Thus, the packaged 'knowledge', positivist and fragmentary history and outright incorrect history that the Hindutvavadi doles out on the Net gives to the immigrant both modes of dealing with his/her own alienation and the cultural capital they need to work within the market of multiculturalism. This mode of resolution to the problem of cultural authenticity is what I often call the marginal efficiency of the Net.
Indian immigrants to the US, both the professional bourgeois and the petitbourgeois, arrive already sold to the Great White American Dream. Their relation to nationalism and questions of identity is therefore not just a product of the nationalist construction of India but also continuously mediated by their link to the American dream.
From within such a configuration of social desire, the immigrant Indian is forced to accommodate his/her nationalism and identity in such a fashion that it always remains contained within the sphere of 'white' cultural hegemony. It is this contradiction that produces the discourse of model minority.
We must here note that the model minority is as much a construction of the dominant white society as it is an understanding of the self that Asians deploy constantly. From within the landscape of race politics, the dominant white society, without doubt, seeks out the Asian as a model against the black who stands condemned by the 'success' of the recently-arrived immigrant.
For the Asians, to be a model minority means not just to distance oneself from the black American, but, far more importantly, that he/she must integrate him/herself with the model 'white.' How successful would an organisation like the VHPA that speaks in the name of 'all' Hindus in a Christian land be at remaining 'unnamed?' No organisation that claims to be Hindu without paying attention to how this Hindu can be both distinct from the black American and be part of the white liberal structure of value can hope to work effectively.
It, therefore, projects itself through the HSCs and electronic space where the individual can read back into different discourses of universalism -- professional or engineer or scientist -- as marked so often in the electronic spaces by headers (att.com; intel.com; columbia.edu) or footers (elaborate plan files which often include quotes from some 'great' thinker on questions of truth and falsity) or by the general structure of his/her argumentation (the scientific/positivist structure).
The HSCs are organisations uniquely suited to the task of ex-nomination by virtue of its capacity to integrate itself into the liberal ideology of multi-culturalism. The liberal academy in the US is the stronghold of multi-culturalism. It is into this liberal universalism of multi-culturalism that Hindutva vanishes in the liberal academy. It is important to note here that HSCs and Hindutva have flourished most notably in the most liberal of universities in the US.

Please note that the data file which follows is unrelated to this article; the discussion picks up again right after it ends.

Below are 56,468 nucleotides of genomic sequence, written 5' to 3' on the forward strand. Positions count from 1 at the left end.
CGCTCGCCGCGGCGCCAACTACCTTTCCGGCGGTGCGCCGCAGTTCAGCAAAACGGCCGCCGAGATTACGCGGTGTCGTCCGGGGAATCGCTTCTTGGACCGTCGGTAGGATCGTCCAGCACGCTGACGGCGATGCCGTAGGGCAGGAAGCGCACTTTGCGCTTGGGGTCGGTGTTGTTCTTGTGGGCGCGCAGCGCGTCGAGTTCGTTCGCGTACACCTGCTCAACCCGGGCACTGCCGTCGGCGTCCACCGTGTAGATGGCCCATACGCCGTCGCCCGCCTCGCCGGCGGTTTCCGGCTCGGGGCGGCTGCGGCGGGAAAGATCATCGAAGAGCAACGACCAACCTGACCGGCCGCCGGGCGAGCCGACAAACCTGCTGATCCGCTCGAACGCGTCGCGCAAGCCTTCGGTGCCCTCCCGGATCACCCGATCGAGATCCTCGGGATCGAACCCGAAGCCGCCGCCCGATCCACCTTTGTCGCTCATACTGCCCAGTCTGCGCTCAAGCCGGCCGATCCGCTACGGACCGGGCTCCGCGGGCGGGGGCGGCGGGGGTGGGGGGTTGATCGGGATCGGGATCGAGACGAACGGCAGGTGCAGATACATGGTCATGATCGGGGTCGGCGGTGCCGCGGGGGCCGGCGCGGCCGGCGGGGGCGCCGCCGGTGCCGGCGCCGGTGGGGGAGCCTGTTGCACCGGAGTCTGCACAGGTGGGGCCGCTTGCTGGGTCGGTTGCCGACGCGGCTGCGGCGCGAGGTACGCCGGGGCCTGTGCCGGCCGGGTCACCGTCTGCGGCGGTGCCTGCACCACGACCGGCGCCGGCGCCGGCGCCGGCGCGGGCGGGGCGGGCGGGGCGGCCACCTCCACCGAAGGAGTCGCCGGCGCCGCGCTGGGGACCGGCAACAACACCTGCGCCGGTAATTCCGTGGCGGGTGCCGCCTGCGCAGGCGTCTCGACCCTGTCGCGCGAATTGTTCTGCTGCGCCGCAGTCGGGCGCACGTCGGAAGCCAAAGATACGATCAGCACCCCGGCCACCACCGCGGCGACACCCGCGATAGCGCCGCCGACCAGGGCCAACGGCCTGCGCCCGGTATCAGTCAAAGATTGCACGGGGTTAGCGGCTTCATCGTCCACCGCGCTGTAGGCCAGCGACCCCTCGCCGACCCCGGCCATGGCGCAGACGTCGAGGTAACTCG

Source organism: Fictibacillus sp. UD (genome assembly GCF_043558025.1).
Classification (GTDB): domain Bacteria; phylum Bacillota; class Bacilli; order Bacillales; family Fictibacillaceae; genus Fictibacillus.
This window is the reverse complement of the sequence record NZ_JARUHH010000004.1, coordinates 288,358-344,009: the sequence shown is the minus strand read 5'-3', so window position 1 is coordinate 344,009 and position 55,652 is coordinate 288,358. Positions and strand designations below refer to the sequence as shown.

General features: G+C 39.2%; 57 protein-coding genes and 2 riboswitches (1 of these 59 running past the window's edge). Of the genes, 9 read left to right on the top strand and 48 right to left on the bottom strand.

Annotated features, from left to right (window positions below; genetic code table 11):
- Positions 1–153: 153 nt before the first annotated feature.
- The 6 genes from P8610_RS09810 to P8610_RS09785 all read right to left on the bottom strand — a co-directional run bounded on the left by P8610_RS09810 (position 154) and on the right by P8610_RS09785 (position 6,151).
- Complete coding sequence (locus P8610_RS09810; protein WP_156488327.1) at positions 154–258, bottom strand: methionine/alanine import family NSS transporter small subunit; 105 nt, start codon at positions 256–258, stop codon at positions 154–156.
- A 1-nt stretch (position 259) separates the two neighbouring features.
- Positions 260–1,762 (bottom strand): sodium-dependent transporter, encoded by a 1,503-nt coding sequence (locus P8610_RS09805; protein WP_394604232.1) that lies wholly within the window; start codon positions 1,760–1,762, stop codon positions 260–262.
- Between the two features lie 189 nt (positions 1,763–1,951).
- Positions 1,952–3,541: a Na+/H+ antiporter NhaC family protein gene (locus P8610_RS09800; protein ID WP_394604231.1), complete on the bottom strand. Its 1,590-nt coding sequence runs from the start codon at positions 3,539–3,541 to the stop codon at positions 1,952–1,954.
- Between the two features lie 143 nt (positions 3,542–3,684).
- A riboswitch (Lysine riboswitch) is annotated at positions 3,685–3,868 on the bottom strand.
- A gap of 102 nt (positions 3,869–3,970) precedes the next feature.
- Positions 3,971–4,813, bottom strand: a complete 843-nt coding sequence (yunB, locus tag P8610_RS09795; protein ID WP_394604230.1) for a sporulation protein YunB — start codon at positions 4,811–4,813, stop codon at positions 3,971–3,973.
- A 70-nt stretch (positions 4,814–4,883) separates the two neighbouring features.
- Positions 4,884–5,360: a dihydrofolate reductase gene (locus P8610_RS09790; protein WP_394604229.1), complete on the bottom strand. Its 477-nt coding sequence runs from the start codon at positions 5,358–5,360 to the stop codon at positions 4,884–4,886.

Their primary sites of growth in the early 1990s were not the hundreds of universities that dot the American landscape and cater to middle America, but the ivy league institutions and other super-elite ones such as the Harvard, MIT, Columbia, Tufts, Boston University, Carnegie-Mellon and Princeton. It is only after this initial burst wherein it established itself in nearly all of the elite eastern seaboard institutions that it spread.
On numerous occasions the HSCs have made full use of multi-culturalism to draw in a diverse body of people and thus legitimise itself. On nearly every campus, the HSCs begin their activities with a 'ethnic food festival' or a popular film screening. These events draw in an audience and the HSCs emerge legitimised by such interactions. Simultaneously, Gita reading sessions are also planned which initiate the uninitiated and remain an 'event of learning' within the framework of multi-culturalism to its advantage.
The services offered include a pre-prepared 'Statement of Objectives' or 'Constitution' from the National Council of Chapters, advice on how to choose a faculty adviser, warnings on how not to sign any modifications to the Constitution unless cleared by the NCC and modes of circumventing the minimum number of signatories required clause on the grounds of being a minority.
The awareness that this document exhibits of multi-culturalism's definitions within liberal academy is illuminating. The HSC's Mission statement has multi-culturalism framed as one of its central principles.
And so the saffron stays in the shadow and the VHPA melts away into the inaccessibility of the suburb. The HSC arrives in public, not with its ideological label written across its forehead like a caste sign, but more appropriately painted in the shades of multi-culturism.
The VHPA, we can be sure, will stay in the shadow universalism into which it can fade. On the margins, one can see efforts to find such universalism. The most recent effort is to produce the Hindu as the most oppressed community in humanity's history. Stories of the holocaust have been steadily constructed, including the one that Nair mentions of the Hindu Kush mountains.
During 1996, the HSCs sponsored a long Net discussion on the number of Hindus killed in the 1971 war that created a separate Bangladesh, quoting in the process everything from US intelligence reports to RSS literature and producing figures of dead Hindus as high as eight million.
Around the same time, there was a proposal voiced in private circles to begin lobbying for a space in the Holocaust museum in DC or, if not that, a similar space in the national capital. Maybe the campaign will fall by the wayside, but we can be sure the effort will be continued.
By arrangement with Communalism Combat